A tasting at Cafe Arcadia, Tampines

Tampines! The largest residential estate in Singapore; so well-designed that it won the United Nations World Habitat Award for Excellent Housing Design; so big that it even has its section of people online seeking love (warning: there’s a pop-up on the “love” link, but it’s pretty funny to see so many Tampinites there).

The name “Tampines” (pronounced “Ten-pee-niss”), according to hearsay, was named so during the time when Sir Stamford Raffles decided to see if the legend of the Merlion was true. After a long trek from the Raffles Hotel on Beach Road, he spotted a curious creature and cried, “Oh! I say, that blighter has got 10 p- Quick! Farquhar! After it!”

Quite.

I think the person whom I heard say this smoked something illegal while watching Urotsukidoji and never quite recovered.

Anyway, I was invited by ieat to do a tasting at the newly opened Cafe Arcadia in the Tampines Central Community Complex.

It is a medium-sized Hainanese more-restaurant-than-cafe which serves Tze Char and Western Food. For people who don’t know, the Singaporean Hainanese are reknown for their no-nonsense, hearty Western Food, places like the Shaslik and The Ship are legendary.

While the air-conditioning was a little weak for me, Cafe Arcadia is a comfortable place with a nice view of the street corner. Our job was to help tweak the menu and to see what is a reasonable price to charge for certain items.

Here are my tasting notes:

First up was the Prime Roast.

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Served with a baked potato and salad, the roast had a very interesting flavour. Slightly sweet and savoury, almost like a ham. The unfortunate part was the meat was cooked at too high a temperature for too long.

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While this gave the surface of the beef a pleasant charring, it dried out the meat which even the blood red core could not help. A better way would be to start with a high temperature to crisp the meat surface, once charred, lower the temperature to cook the rest of the meat.

Of course, the reverse, i.e. low temperature first then a quick high temperature charring works as well. For the really impatient, deep frying seems to work (for that crisp surface) too. 😉

The baked potato was floury and fell apart. I believe that there wasn’t enough salad cream (Mayo for you Yanks) and I saw many people sprinkling lots of pepper and salt on it.

A friend of ours was on a special diet and had to order their braised Tofu and Steamed Herbal Chicken.

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It was very nice. The Tofu and vegetables had a slightly sweet taste and went very well with rice as the cabbage absorbed all the wonderful flavours. The steamed chicken was a little tough but the broth was ok, not herbally strong but had a slightly sweet after taste.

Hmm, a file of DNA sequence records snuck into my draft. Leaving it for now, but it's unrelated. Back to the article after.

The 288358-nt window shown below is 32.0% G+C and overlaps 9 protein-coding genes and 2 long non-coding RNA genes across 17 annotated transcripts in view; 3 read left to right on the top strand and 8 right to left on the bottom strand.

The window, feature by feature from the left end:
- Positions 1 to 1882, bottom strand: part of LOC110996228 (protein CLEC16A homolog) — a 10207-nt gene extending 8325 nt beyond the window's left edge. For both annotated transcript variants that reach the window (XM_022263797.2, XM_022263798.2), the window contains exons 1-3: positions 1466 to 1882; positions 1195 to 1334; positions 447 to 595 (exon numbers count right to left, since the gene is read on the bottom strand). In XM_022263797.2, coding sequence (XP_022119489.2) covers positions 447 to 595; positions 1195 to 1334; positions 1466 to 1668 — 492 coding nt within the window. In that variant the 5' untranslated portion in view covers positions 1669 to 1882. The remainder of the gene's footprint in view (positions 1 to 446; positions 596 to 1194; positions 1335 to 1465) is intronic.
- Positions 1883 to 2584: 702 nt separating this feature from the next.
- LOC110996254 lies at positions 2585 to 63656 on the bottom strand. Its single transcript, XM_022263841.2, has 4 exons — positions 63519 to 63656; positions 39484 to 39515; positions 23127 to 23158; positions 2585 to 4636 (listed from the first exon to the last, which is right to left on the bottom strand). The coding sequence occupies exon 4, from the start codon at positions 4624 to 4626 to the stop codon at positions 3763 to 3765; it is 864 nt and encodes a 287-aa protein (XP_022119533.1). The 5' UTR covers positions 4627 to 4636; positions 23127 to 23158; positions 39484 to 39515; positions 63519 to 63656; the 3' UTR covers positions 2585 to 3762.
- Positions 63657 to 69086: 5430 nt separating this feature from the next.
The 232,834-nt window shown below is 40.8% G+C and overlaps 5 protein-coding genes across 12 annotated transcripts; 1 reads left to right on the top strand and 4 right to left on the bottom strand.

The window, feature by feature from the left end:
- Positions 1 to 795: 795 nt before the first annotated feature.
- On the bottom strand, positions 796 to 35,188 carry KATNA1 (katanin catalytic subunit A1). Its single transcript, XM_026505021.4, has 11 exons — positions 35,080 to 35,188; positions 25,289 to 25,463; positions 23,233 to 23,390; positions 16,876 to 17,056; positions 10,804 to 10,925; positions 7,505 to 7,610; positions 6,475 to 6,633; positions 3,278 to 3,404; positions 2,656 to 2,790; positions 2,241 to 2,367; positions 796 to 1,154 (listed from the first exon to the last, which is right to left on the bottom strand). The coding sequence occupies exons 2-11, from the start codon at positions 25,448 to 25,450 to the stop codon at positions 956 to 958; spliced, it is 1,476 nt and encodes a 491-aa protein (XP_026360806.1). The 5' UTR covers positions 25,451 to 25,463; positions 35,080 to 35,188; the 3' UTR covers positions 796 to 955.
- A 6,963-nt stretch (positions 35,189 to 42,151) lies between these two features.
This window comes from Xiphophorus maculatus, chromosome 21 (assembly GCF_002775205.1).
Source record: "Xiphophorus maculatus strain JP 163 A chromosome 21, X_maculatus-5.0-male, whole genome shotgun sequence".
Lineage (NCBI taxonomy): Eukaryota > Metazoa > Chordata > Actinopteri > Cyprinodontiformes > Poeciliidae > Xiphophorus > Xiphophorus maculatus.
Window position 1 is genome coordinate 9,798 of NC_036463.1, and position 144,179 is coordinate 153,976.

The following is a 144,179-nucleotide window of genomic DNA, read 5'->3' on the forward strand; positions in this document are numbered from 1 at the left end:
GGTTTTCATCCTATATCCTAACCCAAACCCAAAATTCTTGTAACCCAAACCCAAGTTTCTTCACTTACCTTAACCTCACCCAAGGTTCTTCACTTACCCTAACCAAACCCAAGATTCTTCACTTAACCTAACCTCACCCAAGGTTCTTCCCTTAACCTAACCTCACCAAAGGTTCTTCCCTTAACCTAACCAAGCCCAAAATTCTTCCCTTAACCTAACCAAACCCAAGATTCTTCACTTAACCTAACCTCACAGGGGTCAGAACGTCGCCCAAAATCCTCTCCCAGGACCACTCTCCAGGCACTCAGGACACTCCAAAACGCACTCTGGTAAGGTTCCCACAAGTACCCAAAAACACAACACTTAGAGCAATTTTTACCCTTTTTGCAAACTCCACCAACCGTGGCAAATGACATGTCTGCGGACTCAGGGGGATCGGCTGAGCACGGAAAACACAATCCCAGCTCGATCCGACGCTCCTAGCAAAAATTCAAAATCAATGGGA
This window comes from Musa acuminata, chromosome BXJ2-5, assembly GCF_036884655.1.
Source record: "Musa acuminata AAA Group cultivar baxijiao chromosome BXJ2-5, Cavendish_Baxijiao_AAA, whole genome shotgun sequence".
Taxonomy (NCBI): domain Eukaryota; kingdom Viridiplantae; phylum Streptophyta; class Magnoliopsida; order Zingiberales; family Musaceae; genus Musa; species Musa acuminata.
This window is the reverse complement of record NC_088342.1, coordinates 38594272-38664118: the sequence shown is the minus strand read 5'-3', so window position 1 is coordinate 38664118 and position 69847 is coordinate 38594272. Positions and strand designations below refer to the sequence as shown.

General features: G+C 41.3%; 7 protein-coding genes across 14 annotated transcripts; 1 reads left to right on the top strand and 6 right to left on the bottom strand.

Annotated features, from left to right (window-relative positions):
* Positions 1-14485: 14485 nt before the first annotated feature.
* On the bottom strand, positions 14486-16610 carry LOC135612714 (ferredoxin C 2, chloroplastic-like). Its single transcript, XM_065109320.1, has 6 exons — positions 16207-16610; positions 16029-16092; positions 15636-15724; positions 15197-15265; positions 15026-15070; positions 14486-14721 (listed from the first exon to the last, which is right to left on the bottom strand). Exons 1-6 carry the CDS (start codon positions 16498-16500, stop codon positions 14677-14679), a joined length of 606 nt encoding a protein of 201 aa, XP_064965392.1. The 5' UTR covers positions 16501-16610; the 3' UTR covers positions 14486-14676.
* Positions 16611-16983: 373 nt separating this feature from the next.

The fish head curry was another thing though.

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Again, the sweetness overwhelmed everything. The curry was fragrant and watery with a good coconutty taste, but alas, too much brown sugar, I think.

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The long beans were great. It was so good that I only got to sample a few strands. Here the sweetness prevailed once again. Ikan Bilis and long beans are naturally sweet, so I am not sure why the kitchen pushed the sweetness over the edge.

The beans itself almost had that “wok hei” taste but it missed ever so slightly. I think in time Cafe Arcadia will get it right.

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The Oxtail was another variation on the sweetness theme. However, the meat was nicely done. Soft yet slightly chewy. Would be good if there were carrots, peas and potatoes in the stew though.

Upon our suggestion, Terence Foo, the owner re-did the beef in a different style.

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It took two tries to get it right, once with the flank another with a part I can’t quite remember. This had potential; savoury with the green peppers (he got the “Wok Hei”!) imparting a clean peppery taste. Just need a lighter touch with the sugar. 😉

All in all, I think Cafe Arcadia should abandon its foray into Western Food and concentrate on what it got almost right, the homestyle cooking known in Singapore as Tze Char.

And it should really tone down the use of sugar.


Posted on 28th Oct 2006 in Food and Drink, Hainanese, Tze Char, Western

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